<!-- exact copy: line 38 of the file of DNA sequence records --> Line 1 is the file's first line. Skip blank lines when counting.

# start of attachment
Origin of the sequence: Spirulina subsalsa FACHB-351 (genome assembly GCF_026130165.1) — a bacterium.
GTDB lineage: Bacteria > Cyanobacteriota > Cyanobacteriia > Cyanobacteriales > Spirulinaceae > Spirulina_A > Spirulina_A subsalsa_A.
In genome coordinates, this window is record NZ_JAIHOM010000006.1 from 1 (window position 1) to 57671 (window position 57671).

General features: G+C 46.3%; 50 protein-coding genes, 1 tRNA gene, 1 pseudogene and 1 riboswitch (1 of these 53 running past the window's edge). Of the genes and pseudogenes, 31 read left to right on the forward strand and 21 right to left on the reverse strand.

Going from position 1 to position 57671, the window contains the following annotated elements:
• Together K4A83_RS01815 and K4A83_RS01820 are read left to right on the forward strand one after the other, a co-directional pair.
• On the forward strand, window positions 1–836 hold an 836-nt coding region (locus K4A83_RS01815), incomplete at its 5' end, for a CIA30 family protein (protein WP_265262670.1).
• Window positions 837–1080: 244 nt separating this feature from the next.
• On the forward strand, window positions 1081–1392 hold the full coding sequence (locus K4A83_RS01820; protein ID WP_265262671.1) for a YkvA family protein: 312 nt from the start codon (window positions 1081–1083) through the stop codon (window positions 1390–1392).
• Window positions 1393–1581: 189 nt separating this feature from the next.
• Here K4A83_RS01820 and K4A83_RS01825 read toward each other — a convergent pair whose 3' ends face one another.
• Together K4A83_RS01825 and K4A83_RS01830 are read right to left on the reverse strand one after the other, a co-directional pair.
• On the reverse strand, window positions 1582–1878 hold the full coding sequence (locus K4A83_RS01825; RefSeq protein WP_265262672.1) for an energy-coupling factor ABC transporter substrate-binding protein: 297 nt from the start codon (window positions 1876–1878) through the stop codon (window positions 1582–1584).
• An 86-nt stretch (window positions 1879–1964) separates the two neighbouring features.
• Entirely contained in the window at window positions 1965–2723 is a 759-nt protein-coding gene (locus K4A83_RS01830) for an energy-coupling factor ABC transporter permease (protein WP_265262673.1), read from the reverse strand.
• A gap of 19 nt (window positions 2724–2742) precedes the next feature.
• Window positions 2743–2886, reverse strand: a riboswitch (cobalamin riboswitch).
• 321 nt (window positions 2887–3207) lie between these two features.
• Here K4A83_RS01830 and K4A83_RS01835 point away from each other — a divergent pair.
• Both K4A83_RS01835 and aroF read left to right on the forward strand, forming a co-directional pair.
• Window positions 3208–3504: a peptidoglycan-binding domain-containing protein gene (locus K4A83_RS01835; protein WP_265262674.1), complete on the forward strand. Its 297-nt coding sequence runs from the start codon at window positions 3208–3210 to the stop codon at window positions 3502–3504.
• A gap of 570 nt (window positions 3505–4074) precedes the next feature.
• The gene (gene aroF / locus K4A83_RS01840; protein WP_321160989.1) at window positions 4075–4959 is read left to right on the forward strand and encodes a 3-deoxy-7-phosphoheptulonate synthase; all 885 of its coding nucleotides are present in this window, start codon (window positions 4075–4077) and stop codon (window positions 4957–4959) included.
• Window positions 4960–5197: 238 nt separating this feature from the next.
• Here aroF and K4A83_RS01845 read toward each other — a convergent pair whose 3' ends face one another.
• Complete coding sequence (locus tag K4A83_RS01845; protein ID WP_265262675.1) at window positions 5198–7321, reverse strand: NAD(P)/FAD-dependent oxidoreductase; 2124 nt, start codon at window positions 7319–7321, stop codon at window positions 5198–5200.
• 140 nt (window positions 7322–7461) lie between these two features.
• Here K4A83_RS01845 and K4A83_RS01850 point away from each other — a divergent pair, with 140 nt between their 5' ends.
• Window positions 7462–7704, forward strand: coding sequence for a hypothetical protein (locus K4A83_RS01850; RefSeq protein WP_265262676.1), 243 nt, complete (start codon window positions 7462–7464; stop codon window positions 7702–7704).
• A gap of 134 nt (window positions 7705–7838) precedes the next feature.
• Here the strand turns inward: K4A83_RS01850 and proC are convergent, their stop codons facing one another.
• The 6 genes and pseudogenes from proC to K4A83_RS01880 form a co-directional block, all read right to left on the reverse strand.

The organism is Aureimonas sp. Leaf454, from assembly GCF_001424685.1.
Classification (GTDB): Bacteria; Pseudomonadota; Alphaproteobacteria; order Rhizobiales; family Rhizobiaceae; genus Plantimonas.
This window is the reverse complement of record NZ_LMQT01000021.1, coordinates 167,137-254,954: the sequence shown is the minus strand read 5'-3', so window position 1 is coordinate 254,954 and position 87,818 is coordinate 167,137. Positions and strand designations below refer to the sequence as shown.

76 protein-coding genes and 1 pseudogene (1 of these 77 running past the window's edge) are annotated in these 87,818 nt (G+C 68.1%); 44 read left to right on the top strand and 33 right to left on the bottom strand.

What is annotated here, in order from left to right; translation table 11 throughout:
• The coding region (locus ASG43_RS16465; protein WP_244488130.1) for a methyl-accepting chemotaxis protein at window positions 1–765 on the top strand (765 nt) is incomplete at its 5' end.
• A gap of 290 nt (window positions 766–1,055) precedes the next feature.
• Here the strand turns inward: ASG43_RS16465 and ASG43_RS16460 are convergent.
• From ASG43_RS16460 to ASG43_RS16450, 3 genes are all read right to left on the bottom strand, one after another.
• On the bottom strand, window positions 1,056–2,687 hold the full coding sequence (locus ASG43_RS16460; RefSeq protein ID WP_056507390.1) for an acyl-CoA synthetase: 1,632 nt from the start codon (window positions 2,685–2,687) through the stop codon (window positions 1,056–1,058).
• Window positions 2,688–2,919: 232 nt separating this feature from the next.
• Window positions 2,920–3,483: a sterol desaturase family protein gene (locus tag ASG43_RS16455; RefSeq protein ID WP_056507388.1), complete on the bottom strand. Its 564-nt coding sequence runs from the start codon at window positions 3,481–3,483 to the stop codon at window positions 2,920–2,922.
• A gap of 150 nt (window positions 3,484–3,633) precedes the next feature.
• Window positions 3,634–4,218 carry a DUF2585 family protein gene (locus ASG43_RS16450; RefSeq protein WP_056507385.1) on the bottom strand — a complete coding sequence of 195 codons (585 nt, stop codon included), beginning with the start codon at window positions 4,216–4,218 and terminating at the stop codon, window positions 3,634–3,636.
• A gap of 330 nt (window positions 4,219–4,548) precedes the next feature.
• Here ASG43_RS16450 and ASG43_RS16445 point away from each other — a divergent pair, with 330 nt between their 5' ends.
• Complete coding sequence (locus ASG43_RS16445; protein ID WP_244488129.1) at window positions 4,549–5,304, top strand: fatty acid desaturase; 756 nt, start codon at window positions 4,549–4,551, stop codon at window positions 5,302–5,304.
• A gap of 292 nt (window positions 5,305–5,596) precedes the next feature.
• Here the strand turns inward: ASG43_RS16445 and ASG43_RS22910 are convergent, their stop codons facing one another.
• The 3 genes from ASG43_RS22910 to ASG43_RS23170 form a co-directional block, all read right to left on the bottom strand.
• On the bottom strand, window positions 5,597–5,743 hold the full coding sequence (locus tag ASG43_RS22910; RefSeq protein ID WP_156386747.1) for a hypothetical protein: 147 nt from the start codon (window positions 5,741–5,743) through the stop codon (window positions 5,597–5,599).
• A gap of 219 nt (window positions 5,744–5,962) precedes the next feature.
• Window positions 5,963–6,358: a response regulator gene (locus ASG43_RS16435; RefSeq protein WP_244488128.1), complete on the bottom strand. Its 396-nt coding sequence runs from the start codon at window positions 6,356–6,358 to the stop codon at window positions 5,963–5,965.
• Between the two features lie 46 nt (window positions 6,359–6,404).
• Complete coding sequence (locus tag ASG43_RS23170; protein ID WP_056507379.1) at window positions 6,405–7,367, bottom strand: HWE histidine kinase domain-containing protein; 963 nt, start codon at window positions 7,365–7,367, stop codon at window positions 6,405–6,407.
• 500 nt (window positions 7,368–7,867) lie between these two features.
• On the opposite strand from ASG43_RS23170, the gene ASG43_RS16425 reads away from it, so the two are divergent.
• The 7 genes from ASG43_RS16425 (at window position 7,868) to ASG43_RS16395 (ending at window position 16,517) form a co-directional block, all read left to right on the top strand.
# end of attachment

• The coding region (locus ASG43_RS16465; protein WP_244488130.1) for a methyl-accepting chemotaxis protein at window positions 1–765 on the top strand (765 nt) is incomplete at its 5' end.